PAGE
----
expression is simple enough… covers the ground that we all encounter
moments of sadness.
it says. That’s life, it says. Sometimes it’s even necessary,
it doesn’t say but we like to believe.
other day I was walking along and passed a couple of people that
were talking, and one of them pulled out this old standby gem
of a saying. And, since I didn’t hear any other part of their
conversation, all I can say is fine. Nice thought. Quite likely
it got me wondering. Because the first place my mind went… for
whatever reason… was to kick up a spoken in silence sarcasm, close
to: “Hopefully not falling on an outdoor wedding.” And I probably
don’t need to tell you that tangent thoughts just exploded from
there as I got in my car and set off on a twenty minute or so
Rain on your wedding day is a sign of good luck.
am one million percent convinced that this expression was first
expressed on a rainy day, by a member of a bride’s family, as
that very bride looked out upon a deluge of water flowing down
from dark clouds while pitching the greatest freak out hissy fit
ever recorded by a photographer, and, depending on the budget,
the crazy thing… unless you can document some highly unusual fondness
for rain or something such as a heartwarming story about departed
family and the resulting comfort found in thunder… I feel confident
saying that 100% of brides asked would take dry and sunny for
the special day.
one would vote for rain and good luck. 100%. Ahh… but the original
saying… into everyone’s life, occasionally some rain. Not exclusively
into everyone’s wedding day, some downpours. Ok…)
different types of rain.
unexpected rain while heading someplace dressed really nice but
without an umbrella.
strong storm rain with wind and more that uproot trees, damage
property and knock out power lines.
steady rain that waters plants and yards, gardens and farms, while
bringing about life and health and color and beauty.
at this point come up with an important understanding for our
discussion here, and bring things back a bit… we’re going to stay
on the path that rain is a bad thing. That’s an important element
to consider when the discussion begins to include yards and gardens
and rainbows and puddle-stomping.
don’t pull out a “into every life, a little rain must fall” offering
of comfort with someone winning the lottery. (“Hey, yeah, sorry
about that one hundred million dollars you won. Well, everyone
has to face a storm or two now and then. It’ll clear up and get
better.” That doesn’t happen. In broad, sweeping, generic views,
rain is a negative. All those sayings about rain begin there.)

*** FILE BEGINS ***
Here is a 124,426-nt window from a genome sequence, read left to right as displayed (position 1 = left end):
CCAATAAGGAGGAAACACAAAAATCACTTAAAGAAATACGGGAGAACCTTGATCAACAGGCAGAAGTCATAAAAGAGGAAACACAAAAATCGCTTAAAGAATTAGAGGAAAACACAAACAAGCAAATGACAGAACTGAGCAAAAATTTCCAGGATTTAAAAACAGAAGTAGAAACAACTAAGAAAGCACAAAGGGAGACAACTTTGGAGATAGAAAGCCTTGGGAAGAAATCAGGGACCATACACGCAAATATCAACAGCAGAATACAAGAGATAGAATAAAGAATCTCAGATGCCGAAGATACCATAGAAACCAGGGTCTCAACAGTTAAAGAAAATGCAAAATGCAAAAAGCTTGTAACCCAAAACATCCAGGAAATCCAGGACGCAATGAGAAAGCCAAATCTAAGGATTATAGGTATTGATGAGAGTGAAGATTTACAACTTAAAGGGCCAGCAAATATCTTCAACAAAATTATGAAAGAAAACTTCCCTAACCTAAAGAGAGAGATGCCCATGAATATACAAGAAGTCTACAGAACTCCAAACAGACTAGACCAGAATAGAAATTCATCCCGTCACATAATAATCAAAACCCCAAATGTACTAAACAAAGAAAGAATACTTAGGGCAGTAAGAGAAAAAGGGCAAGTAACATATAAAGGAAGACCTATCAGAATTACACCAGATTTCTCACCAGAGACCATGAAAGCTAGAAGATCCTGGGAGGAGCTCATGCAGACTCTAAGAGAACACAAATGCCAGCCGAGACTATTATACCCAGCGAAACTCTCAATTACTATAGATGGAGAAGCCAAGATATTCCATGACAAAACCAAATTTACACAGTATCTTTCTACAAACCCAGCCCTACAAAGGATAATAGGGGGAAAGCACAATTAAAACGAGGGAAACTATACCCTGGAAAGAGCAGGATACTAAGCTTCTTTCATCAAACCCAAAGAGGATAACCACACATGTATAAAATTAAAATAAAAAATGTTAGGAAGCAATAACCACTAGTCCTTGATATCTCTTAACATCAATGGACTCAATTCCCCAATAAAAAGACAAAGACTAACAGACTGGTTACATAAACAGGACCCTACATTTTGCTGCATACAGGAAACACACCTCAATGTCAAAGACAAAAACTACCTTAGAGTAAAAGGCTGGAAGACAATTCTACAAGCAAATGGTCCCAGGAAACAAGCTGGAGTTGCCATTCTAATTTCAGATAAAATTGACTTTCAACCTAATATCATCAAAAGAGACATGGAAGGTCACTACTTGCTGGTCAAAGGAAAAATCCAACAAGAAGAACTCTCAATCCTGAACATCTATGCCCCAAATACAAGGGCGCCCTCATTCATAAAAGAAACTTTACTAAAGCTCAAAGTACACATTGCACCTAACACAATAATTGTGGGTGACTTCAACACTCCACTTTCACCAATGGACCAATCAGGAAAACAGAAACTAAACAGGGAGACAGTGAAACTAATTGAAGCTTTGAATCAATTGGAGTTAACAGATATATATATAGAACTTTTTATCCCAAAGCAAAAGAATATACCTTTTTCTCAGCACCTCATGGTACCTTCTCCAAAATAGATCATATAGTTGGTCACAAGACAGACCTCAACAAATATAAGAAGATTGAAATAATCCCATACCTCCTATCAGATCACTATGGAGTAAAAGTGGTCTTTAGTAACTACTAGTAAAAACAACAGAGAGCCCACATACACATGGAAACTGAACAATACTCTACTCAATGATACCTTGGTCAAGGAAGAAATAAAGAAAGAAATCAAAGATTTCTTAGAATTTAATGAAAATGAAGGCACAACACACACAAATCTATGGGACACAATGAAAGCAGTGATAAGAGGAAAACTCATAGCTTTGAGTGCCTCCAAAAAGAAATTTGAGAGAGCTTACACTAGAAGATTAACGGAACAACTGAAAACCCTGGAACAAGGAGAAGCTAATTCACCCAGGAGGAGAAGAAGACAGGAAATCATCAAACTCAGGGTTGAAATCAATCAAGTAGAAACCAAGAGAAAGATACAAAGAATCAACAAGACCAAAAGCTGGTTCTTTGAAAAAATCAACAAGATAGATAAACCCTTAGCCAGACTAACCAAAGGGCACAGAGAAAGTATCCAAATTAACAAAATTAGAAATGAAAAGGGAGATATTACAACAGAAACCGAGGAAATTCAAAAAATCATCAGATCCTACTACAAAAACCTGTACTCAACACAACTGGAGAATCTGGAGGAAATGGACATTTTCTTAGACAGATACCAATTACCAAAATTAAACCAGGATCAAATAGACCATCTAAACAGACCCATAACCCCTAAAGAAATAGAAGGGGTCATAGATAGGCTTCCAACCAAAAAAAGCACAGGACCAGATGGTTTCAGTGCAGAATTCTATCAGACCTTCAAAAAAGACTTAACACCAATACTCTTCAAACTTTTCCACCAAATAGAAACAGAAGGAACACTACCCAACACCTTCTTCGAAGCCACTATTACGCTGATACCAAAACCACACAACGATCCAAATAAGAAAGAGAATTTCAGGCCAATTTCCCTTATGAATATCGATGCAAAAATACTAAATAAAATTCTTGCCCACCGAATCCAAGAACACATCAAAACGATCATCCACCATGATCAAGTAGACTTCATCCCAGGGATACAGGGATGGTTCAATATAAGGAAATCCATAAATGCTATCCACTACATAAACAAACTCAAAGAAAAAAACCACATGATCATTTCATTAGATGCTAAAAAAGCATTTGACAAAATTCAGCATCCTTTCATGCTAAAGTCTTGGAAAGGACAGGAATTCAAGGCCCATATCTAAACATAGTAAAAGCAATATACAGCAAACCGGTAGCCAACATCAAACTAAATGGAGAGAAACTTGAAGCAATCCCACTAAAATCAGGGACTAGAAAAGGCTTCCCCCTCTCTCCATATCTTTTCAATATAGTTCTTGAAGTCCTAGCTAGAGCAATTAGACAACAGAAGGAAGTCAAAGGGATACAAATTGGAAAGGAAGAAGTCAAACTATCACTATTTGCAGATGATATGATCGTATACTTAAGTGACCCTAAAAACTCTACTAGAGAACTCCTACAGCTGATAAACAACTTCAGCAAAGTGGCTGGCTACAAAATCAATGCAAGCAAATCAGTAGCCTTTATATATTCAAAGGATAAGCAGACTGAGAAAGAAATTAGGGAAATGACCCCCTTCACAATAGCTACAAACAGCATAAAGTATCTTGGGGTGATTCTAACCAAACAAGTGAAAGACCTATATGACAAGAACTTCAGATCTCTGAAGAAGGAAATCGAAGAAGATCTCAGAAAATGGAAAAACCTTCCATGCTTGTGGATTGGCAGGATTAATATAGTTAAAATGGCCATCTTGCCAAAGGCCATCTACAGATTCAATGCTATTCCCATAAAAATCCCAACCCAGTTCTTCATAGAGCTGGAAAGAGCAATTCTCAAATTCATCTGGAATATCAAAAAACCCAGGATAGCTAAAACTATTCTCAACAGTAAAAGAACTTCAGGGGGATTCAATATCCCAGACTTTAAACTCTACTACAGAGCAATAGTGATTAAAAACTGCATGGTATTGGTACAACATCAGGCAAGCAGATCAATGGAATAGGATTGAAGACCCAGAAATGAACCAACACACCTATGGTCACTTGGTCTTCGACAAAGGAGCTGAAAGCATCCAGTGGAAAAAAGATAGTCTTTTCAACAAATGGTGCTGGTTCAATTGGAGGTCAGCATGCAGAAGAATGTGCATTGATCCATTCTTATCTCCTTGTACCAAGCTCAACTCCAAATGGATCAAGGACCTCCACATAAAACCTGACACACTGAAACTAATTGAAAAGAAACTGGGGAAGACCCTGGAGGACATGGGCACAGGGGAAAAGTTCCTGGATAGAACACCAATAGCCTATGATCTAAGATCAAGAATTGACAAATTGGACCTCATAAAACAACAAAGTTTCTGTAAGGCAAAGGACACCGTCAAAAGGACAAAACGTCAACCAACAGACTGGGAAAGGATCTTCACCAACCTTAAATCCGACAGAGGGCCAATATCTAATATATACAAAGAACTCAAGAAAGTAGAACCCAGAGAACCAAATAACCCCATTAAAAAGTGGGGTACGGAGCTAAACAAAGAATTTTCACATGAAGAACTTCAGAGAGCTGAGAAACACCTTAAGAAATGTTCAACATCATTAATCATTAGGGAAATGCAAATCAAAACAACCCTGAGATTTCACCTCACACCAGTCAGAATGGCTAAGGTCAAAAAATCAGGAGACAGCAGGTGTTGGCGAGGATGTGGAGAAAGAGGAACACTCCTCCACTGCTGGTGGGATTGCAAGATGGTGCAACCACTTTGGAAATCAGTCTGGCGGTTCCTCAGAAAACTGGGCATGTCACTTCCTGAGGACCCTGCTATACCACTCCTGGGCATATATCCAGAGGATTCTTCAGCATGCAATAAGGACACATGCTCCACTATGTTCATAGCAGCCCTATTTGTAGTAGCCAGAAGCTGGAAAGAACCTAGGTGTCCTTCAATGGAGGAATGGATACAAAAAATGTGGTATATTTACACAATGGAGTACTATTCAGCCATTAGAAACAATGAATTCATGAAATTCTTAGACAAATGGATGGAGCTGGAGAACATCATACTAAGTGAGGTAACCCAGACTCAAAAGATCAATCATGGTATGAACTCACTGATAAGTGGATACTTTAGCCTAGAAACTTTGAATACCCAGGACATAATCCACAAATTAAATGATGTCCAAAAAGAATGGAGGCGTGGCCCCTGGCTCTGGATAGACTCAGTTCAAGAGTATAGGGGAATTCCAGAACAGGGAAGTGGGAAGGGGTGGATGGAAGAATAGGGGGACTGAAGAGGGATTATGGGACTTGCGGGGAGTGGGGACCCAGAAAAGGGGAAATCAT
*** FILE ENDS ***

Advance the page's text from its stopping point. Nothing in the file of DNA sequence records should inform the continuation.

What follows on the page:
the weddings give us is a bit of perspective.
like snow. A dusting, a decent covering, a blizzard. I like snow.
I don’t need to clear the driveway to get anyplace immediately
and can address it at my own pace… when the heating of my house
is not in danger because I badly need a delivery of oil or I’m
running low on firewood… when I have plenty of hot cocoa available…
I love snow. Beautiful stuff.
it’s dirty and slushy… and I need to get out of the driveway and
in to work and I’m already running late… when the dogs spot it
and want to go outside every three and a half minutes again and
again and again and again and again to play… when a path needs
to be cleared so the oil tank can be filled… not a big fan of
also not the cold or hot or weather that bothers me. In similar
fine with warm days. Hot and humid are ok. Unless I’m trying to
sleep… unless I step out of the shower and already need another
shower before I get dressed. Don’t ruin my day or inconvenience
me, and we’ll be fine.
to the rain.
I was a kid, we had a basketball hoop in the driveway. And, as
kids are prone to doing, we often stayed outside… even in the
rain… to play. For some reason, I happened to notice I did better
when it rained. I have zero clue why. But it gave me a bit of
a mindset. I tend to deal well with rain, literally and figuratively.
Creates a focus I suppose. Still…
trick of rain… or a storm… or any cliché we might explore…
is a simple concept: perspective. Or… in a better way of saying
sunny and 70 degrees in San Diego as a foot of snow is on the
way to New England.
same storm changing plans at a wedding is watering someone’s garden.
hurdles and tears from yesterday are recalled with character and
By distance… by viewpoint… by time.
little rain must fall. But that’s about the only must part of
it. The rest is life, and that’s unpredictable. (Just do what
you can to position yourself accordingly when selecting your seats
to watch it fall.)